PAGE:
COLLEGE PARK -- Freshman halfback Mark Mason has had so much impact that University of Maryland football coach Joe Krivak is considering changing his offense again.
Instead of the one-back set, Krivak may go back to the I formation or pro set.
There's even a remote possibility that the change might happen before the Terps (6-5) play Louisiana Tech (8-3) in the Poulan-Weed Eater Independence Bowl in Shreveport, La., Dec. 15.
"There's a possibility we could go back to the two-back set; we'll definitely think about it during spring ball," said Krivak, smiling. "It's obvious we've got to get Mark more playing time. With players like Markand some others emerging, we're developing some depth. As for the game with Louisiana Tech, well, I don't know. And if we do, you know I'm not going to talk about it."
But while Krivak plays a cat-and-mouse game with his plans for Louisiana Tech, he appears to be a believer in Mason, a 5-foot-8, 180-pound player from Potomac.
And so is Virginia coach George Welsh.
Against the Cavaliers, Mason rushed for 116 yards on 18 carries, including touchdown runs of 59 and 8 yards.
Mason's acceleration was particularly impressive to Krivak and Welsh. On the 59-yard run, Mason drifted outside on a sweep left. He spotted a hole, accelerated and it was goodbye.
"Freshman or no freshman, that little runner had natural ability," Welsh said.
It's the kind of ability Krivak hasn't seen at Maryland since Alvin Blount and Tommy Neal in the early and mid-1980s.
"He may well be the back we give the ball to 20 to 25 times a game," said Krivak. "He's the type of back you like to say you coached, but he has the type of skills you don't coach -- the acceleration, the change of direction. He's a youngster we feel real good about, and he could be our back of the future."
Mason said he can't see himself starting until possibly his junior year, even though he is listed as No. 2 behind junior Troy Jackson.
Jackson doesn't possess Mason's speed or quickness, but he has more experience.
"I think Troy is a great back," said Mason, who squats 465 pounds and once ran a 40-yard -- in 4.2 seconds. "He deserves to start. I'm still learning from him."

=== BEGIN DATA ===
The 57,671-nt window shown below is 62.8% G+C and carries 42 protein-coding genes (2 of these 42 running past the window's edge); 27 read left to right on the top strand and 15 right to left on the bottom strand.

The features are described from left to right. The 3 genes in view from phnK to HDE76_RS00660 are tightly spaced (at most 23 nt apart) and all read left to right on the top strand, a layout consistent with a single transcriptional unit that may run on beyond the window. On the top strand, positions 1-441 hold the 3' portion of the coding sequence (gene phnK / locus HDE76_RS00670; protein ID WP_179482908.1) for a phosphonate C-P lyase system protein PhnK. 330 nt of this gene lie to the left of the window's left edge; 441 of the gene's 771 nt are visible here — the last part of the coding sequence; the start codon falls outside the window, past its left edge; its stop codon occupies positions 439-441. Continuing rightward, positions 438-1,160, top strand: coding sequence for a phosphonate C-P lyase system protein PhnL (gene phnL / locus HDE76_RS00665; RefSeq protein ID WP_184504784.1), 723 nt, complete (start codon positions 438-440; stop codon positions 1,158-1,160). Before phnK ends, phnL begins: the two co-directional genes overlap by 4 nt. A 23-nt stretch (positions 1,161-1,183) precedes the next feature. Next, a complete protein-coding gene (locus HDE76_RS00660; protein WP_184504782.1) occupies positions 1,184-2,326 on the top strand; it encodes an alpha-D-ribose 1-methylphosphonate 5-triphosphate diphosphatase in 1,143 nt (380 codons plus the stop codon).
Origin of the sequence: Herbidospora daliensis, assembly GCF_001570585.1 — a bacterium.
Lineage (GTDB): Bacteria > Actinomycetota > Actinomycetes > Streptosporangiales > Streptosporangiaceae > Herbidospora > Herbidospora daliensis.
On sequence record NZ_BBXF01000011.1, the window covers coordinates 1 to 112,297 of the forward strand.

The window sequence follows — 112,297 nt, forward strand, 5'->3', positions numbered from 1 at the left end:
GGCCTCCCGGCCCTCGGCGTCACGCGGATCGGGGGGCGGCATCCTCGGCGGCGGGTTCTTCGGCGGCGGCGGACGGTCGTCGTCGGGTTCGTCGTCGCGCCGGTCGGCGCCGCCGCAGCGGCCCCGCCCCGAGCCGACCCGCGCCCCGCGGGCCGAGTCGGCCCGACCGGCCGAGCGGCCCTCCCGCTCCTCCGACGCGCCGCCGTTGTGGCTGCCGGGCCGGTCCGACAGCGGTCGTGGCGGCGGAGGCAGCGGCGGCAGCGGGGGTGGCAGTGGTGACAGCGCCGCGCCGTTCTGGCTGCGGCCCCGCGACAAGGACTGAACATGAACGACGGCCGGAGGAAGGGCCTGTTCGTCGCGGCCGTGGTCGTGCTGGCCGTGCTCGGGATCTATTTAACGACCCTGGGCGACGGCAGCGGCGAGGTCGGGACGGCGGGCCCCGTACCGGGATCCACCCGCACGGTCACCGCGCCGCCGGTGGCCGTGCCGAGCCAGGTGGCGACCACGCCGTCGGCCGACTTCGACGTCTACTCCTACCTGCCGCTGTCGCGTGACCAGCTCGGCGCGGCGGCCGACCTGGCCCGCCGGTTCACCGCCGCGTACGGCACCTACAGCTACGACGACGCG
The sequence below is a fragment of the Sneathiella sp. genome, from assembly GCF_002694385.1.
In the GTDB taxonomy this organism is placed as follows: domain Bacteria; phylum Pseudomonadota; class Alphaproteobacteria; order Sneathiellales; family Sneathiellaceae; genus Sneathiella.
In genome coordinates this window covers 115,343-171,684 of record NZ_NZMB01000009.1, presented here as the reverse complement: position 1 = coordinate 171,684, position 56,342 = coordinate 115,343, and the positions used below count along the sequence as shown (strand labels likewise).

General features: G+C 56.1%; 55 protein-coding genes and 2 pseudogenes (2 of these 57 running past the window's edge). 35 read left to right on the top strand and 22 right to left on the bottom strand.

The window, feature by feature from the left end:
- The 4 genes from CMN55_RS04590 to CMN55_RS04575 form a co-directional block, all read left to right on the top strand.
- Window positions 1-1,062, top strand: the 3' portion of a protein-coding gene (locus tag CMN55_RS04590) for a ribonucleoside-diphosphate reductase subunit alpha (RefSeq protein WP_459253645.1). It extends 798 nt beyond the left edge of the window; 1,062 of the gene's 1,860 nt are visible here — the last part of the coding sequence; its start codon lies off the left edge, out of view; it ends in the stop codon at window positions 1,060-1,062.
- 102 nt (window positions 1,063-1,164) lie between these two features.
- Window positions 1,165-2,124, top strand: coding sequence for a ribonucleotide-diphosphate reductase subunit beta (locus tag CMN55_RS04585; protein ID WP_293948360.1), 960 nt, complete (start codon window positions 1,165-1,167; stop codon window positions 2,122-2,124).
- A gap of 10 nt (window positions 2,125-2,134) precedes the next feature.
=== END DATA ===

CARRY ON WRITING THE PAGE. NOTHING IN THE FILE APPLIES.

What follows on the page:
Mason attributes his slow start to learning the system at Maryland, but Krivak disagrees. The coach said that he was impressed with Mason during summer camp -- so much that he did not allow him to redshirt.
Mason had a total of seven carries for 16 yards in the Terps' first three games, and, after Game 3, he was moved back to No. 4 running back.
"When I got moved back to the scout team [after the Clemson game], I gained my confidence," said Mason. "Up until that point, I was scared to make cuts or afraid I'd mess up in the blocking scheme. Then, I started going against the first team and people like Larry Webster [defensive tackle] and Glenn Page. When they hit you, it made you open your eyes. I started seeing the holes and making the cuts a lot better."
Krivak said his staff was trying to break Mason in slowly.
"You've got to see how a youngster is going to handle all of this -- the hits, a new system, the academics," said Krivak. "Some kids aren't mature enough to do so. Mark seemed to handle it very well."
At Mason's request, Krivak inserted him as a kick returner in the sixth game, against Georgia Tech, and Mason returned four kickoffs for 103 yards and had eight carries for 22. A week later, he gained 52 yards on seven carries against Wake Forest.
But in the next three weeks -- against Duke, North Carolina and Penn State -- Mason did not rush the ball.
"That's when I really became frustrated," he said. "I thought my year was being wasted, and I could have used a redshirt season more effectively."
Mason changed his mind after the Virginia game. Jackson went down with turf toe and did not play the second half. Mason scored two touchdowns in the last two quarters, as Maryland scored 28 second-half points to upset Virginia -- then ranked No. 8 -- 35-30.
"I was very excited for the team, myself and the coaching staff," said Mason. "That 59-yard touchdown was my first collegiate touchdown, and it will always be something special.
"But now I have to go out and prove myself again, prove to people that it wasn't a fluke. Now, I no longer feel that my season was wasted. I feel good about what I have done and learned."